Yes, those voluntary agreements so loved by politicians because they don’t have to impose any difficult decisions. In 1998, the European Automobile Manufacturers’ Association (ACEA), JAMA, and KAMA agreed to reduce average CO2 emissions from new cars sold to 140 g/km by 2008. That was a 25% reduction, quite considerable. But predictably when there is no stick or carrot on the table, the car manufacturers’ commitment achieved a mere 2.2% reduction between 1998 and 2006. What would you expect? So the EU set up a mandatory target and crucially gave a sensible period of time (2020) to allow companies to invest, innovate and so make the necessary widespread changes required to meet the targets of this regulatory framework.
It also came with sticks in the form of financial penalties.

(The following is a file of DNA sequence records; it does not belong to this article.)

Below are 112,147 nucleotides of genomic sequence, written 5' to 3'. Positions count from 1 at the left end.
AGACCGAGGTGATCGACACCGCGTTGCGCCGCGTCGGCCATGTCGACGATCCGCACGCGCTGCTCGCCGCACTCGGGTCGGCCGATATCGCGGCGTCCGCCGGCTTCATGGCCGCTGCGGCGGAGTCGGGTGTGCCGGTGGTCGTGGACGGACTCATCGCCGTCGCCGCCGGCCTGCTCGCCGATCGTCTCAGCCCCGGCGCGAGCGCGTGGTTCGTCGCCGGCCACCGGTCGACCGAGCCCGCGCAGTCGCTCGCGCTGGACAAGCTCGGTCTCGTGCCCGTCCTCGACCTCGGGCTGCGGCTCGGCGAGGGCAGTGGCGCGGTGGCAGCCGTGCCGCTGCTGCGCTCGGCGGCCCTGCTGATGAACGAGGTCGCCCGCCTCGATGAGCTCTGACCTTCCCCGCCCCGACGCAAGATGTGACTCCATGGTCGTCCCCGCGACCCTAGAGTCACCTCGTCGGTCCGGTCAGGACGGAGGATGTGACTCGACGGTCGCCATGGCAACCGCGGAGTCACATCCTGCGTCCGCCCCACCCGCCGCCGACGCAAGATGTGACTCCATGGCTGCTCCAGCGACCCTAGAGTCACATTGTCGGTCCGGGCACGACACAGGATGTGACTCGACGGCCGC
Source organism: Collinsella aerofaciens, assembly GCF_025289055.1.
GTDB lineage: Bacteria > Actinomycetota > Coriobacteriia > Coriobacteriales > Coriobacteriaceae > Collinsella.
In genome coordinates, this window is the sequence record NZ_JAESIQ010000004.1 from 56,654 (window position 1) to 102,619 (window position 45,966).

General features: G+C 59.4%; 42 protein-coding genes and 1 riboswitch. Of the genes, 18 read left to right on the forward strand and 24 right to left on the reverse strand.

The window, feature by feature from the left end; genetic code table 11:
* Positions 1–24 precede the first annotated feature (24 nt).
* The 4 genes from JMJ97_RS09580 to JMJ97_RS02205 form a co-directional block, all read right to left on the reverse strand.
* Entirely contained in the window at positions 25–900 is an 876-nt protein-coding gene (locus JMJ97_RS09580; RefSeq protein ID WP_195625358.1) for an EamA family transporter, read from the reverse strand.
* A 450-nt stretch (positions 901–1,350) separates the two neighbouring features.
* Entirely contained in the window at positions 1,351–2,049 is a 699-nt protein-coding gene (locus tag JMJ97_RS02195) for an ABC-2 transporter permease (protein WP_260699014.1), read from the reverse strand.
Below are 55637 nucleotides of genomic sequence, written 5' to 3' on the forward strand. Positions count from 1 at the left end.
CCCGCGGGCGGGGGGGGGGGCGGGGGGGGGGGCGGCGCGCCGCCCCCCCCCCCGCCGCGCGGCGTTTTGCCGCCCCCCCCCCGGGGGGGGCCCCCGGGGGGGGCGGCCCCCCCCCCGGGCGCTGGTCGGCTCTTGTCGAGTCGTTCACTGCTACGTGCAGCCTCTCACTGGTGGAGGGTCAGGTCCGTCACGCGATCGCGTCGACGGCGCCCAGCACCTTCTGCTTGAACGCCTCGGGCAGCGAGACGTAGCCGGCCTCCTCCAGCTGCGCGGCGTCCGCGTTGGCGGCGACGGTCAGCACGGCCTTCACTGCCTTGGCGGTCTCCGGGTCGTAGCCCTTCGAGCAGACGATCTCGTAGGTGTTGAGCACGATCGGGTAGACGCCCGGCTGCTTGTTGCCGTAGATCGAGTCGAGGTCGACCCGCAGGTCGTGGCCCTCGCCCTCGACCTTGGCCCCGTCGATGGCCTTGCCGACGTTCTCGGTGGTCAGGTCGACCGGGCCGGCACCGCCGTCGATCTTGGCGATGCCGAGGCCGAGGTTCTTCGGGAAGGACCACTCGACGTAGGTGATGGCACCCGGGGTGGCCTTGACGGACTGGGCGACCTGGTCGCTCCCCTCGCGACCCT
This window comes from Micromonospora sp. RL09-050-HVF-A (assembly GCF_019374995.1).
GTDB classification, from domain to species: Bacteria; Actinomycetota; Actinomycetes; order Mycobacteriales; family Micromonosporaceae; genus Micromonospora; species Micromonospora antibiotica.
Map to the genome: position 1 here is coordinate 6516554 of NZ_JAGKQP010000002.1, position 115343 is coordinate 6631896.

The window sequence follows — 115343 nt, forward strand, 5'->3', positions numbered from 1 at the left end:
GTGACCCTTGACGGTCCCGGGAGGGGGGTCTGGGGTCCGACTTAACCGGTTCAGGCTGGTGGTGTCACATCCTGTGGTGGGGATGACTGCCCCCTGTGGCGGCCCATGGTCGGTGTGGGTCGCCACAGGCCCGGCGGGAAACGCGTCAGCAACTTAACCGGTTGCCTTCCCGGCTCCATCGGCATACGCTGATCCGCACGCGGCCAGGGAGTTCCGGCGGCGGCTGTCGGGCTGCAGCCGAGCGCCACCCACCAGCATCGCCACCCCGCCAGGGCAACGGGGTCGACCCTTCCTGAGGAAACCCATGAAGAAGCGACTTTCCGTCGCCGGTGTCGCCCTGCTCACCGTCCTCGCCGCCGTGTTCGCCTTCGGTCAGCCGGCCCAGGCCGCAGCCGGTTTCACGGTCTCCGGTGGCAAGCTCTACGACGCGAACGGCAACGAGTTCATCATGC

Surprise, surprise, it’s working! CO2 emissions from new passenger cars have started decreasing substantially: 1.6% in 2007, 3.2% in 2008 and 5.4% in 2009. That’s the beauty of the market: tell it what you want to achieve and it will find a way to do it. The problem is that on many occasions we don’t tell the market, our supplier, what we want, or worse, we don’t have the metrics. These two combined policies, of setting agreed, clearly measurable targets and making this information clearly visible to the end customer are completely changing the playing field of competition within the car industry. And this competition through innovation will compel manufactures to meet the EU-wide target of 95 g CO2/km by 2020. Car manufacturers are doing what they are best at – designing cars – as opposed to inventing labels, patronising customers with green marketing, ‘engaging’ employees, sustainability reporting and other semi-useless stuff. But our beloved metric goes much further. It can transform national and local policy-making aimed at changing behaviours and purchasing decisions. One example at national level is the French Bonus/Malus scheme. Simply put, customers choosing to buy a heavy polluting car will pay extra tax on the price of the car, whereas customers choosing to buy a more fuel efficient car will receive a reduction in the price of the car. The tax penalty ranges from €200–2600 per car.